I didn't manage a blog post during TechEd but I'll take a stab at a few things that have swilled in my mind since then. The first thing I've been working on is understanding NDepend, the tool for static analysis. I went to a "Birds of a Feather" spearheaded by some folks from Corillian and had to keep my mouth shut tight so as not to look a fool. Luckily many of the folks there were like me: they knew about static analysis as a concept but were trying to figure out how they could make good use of it.
It will be quite some time before we have static analysis as a part of our build process but I'm most interested in using a tool like NDepend to take the emotion out of code reviews. That is to say that while I do love a vigorous discussion on style and preference, there are concrete measures one can look at objectively to evaluate the well being of software design.
While I'm shaky on the exact meaning of all the metrics (it was suggested to run repeatedly looking for trends) I ran it against a project that has pretty much taken my thirty first year on this earth. For a while that's been on my "to do" list but I think there's always a bit of hesitancy on my part when I'm about to be brutally honest with myself; I designed this software and wrote quite a bit of the code.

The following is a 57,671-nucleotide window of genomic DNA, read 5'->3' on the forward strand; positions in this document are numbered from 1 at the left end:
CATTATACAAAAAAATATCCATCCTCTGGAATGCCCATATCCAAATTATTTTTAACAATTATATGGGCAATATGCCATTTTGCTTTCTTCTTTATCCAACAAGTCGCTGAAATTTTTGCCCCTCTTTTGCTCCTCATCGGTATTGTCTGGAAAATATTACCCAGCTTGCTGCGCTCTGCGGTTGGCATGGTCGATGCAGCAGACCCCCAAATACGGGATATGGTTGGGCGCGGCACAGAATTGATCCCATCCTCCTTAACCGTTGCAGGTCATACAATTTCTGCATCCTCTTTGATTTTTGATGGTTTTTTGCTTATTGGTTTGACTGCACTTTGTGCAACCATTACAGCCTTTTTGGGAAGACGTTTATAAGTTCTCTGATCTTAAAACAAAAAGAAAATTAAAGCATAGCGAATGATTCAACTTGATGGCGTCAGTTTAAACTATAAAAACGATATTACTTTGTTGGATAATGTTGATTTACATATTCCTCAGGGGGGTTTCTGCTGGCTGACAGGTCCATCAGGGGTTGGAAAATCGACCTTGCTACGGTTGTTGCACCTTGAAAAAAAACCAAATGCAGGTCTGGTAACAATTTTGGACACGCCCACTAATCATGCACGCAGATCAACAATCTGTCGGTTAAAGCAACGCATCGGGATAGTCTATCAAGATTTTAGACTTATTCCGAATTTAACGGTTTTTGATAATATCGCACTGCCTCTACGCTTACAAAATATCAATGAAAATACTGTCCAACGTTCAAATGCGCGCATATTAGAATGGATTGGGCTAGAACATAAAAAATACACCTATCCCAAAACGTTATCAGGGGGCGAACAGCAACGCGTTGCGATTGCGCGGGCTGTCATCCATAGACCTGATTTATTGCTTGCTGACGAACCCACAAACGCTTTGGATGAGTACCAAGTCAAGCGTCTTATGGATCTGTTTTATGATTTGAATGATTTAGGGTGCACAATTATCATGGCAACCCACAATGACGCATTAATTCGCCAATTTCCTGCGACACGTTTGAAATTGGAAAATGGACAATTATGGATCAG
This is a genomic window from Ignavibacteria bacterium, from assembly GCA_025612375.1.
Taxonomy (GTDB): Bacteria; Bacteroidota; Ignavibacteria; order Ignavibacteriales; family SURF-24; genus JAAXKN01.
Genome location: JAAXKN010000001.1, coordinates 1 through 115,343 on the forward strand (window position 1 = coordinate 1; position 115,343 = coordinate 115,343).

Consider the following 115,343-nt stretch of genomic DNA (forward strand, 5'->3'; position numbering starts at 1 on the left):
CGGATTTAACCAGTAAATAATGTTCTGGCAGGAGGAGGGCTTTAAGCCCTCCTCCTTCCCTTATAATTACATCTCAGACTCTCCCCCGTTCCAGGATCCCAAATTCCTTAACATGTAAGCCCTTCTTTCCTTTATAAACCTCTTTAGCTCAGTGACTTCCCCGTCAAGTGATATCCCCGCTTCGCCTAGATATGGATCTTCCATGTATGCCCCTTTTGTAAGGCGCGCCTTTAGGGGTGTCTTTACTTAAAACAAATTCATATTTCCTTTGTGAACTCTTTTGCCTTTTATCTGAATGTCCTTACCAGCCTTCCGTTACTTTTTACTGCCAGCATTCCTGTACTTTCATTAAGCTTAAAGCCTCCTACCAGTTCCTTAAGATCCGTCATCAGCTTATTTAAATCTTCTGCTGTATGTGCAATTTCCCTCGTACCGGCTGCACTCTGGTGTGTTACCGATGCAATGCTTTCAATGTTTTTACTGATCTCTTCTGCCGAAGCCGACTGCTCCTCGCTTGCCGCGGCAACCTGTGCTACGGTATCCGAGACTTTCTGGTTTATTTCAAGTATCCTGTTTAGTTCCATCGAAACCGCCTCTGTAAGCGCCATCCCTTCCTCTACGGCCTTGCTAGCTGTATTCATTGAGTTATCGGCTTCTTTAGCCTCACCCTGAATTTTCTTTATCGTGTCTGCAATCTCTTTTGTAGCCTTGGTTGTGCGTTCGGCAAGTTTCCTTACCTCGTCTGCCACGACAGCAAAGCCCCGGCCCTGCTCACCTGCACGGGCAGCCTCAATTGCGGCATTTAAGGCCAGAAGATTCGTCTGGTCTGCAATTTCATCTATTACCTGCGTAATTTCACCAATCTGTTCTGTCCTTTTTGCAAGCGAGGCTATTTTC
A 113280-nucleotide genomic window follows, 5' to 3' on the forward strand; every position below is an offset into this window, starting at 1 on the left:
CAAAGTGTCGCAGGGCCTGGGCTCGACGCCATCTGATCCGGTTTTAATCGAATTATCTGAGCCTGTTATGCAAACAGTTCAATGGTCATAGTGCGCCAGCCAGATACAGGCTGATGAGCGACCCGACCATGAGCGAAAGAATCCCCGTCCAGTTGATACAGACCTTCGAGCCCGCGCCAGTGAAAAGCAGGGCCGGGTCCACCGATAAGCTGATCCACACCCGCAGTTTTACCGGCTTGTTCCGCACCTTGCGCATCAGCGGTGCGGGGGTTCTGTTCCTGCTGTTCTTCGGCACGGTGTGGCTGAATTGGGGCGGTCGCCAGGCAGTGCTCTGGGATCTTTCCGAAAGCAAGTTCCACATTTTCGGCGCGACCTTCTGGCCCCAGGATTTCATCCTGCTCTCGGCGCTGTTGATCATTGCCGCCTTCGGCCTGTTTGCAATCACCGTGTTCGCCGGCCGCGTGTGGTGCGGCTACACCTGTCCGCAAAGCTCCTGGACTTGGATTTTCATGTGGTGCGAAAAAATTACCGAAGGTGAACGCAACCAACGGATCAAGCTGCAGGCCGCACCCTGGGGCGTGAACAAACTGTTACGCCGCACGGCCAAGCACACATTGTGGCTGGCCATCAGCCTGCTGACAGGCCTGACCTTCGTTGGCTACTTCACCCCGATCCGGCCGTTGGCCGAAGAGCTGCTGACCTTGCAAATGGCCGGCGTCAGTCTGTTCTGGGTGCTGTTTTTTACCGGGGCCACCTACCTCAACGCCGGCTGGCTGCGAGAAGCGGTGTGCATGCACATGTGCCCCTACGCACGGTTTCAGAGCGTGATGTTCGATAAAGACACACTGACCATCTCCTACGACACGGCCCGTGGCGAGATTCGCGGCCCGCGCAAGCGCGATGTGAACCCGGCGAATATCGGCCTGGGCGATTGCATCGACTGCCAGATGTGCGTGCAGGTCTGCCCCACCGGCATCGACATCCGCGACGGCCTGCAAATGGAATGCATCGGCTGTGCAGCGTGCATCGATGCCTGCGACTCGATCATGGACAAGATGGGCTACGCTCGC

The results weren't great, but they weren't horrible. When I used it on the libraries by themselves, the visualizations of the dependencies seemed clean and tidy, and many of the metrics weren't too badly outside of some of the pointers in the cheat sheet we got.
There are some obvious weaknesses that came to light. First and foremost, we were solidly in the zone of instability for most of our assemblies. There are two things that were suspicions now confirmed: first, we didn't have a very formal design process. I need to get better at perceiving my job at an architect level versus as a coder. The second is that we rushed. The rush was not just a schedule thing, it can also be attributed to our short release cycles. The agile folks recommend these, but it should be balanced with a period of silence at the beginning when overall design decisions are being made. The final item, which NDepend would have helped us with in a continuous integration cycle, was showing unused code. After a year's worth of work it's hard to look at so much and except oneself to clean it up, but as a weekly task it would be an easy way to keep things healthy and tight.
Final note: running NDepend is ridiculously easy. The hardest thing besides looking at metrics and trying to understand them is having the courage to look objectively at what you've done.